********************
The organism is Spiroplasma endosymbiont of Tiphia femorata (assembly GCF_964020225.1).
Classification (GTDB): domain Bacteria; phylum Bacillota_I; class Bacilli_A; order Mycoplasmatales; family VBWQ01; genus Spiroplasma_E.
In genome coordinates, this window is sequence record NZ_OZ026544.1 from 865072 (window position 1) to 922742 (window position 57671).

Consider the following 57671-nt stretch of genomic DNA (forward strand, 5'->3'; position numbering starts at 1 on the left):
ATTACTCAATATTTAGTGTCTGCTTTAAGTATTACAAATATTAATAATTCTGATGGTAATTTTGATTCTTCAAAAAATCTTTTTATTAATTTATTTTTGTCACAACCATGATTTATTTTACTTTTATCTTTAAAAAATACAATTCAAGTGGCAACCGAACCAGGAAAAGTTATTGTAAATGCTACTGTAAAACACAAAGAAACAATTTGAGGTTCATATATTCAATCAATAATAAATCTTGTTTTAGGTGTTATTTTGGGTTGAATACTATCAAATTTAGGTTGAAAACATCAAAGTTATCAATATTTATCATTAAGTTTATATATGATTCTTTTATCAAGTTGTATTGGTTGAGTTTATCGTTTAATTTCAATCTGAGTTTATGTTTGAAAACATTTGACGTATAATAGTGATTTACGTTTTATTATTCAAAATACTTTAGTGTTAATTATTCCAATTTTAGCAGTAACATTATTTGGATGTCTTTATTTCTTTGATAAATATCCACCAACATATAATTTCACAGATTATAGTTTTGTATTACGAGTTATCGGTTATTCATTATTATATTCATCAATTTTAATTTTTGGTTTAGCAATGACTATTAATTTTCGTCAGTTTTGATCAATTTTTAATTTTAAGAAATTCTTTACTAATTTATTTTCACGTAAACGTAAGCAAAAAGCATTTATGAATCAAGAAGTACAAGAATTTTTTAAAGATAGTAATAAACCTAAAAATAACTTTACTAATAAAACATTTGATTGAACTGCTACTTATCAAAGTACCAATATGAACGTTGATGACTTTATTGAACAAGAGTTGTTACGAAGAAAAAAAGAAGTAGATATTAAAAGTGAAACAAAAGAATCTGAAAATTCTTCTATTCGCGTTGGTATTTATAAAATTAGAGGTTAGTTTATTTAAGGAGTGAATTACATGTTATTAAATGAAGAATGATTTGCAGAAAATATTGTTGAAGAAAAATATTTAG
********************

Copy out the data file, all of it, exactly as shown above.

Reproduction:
The organism is Spiroplasma endosymbiont of Tiphia femorata (assembly GCF_964020225.1).
Classification (GTDB): domain Bacteria; phylum Bacillota_I; class Bacilli_A; order Mycoplasmatales; family VBWQ01; genus Spiroplasma_E.
In genome coordinates, this window is sequence record NZ_OZ026544.1 from 865072 (window position 1) to 922742 (window position 57671).

Consider the following 57671-nt stretch of genomic DNA (forward strand, 5'->3'; position numbering starts at 1 on the left):
ATTACTCAATATTTAGTGTCTGCTTTAAGTATTACAAATATTAATAATTCTGATGGTAATTTTGATTCTTCAAAAAATCTTTTTATTAATTTATTTTTGTCACAACCATGATTTATTTTACTTTTATCTTTAAAAAATACAATTCAAGTGGCAACCGAACCAGGAAAAGTTATTGTAAATGCTACTGTAAAACACAAAGAAACAATTTGAGGTTCATATATTCAATCAATAATAAATCTTGTTTTAGGTGTTATTTTGGGTTGAATACTATCAAATTTAGGTTGAAAACATCAAAGTTATCAATATTTATCATTAAGTTTATATATGATTCTTTTATCAAGTTGTATTGGTTGAGTTTATCGTTTAATTTCAATCTGAGTTTATGTTTGAAAACATTTGACGTATAATAGTGATTTACGTTTTATTATTCAAAATACTTTAGTGTTAATTATTCCAATTTTAGCAGTAACATTATTTGGATGTCTTTATTTCTTTGATAAATATCCACCAACATATAATTTCACAGATTATAGTTTTGTATTACGAGTTATCGGTTATTCATTATTATATTCATCAATTTTAATTTTTGGTTTAGCAATGACTATTAATTTTCGTCAGTTTTGATCAATTTTTAATTTTAAGAAATTCTTTACTAATTTATTTTCACGTAAACGTAAGCAAAAAGCATTTATGAATCAAGAAGTACAAGAATTTTTTAAAGATAGTAATAAACCTAAAAATAACTTTACTAATAAAACATTTGATTGAACTGCTACTTATCAAAGTACCAATATGAACGTTGATGACTTTATTGAACAAGAGTTGTTACGAAGAAAAAAAGAAGTAGATATTAAAAGTGAAACAAAAGAATCTGAAAATTCTTCTATTCGCGTTGGTATTTATAAAATTAGAGGTTAGTTTATTTAAGGAGTGAATTACATGTTATTAAATGAAGAATGATTTGCAGAAAATATTGTTGAAGAAAAATATTTAG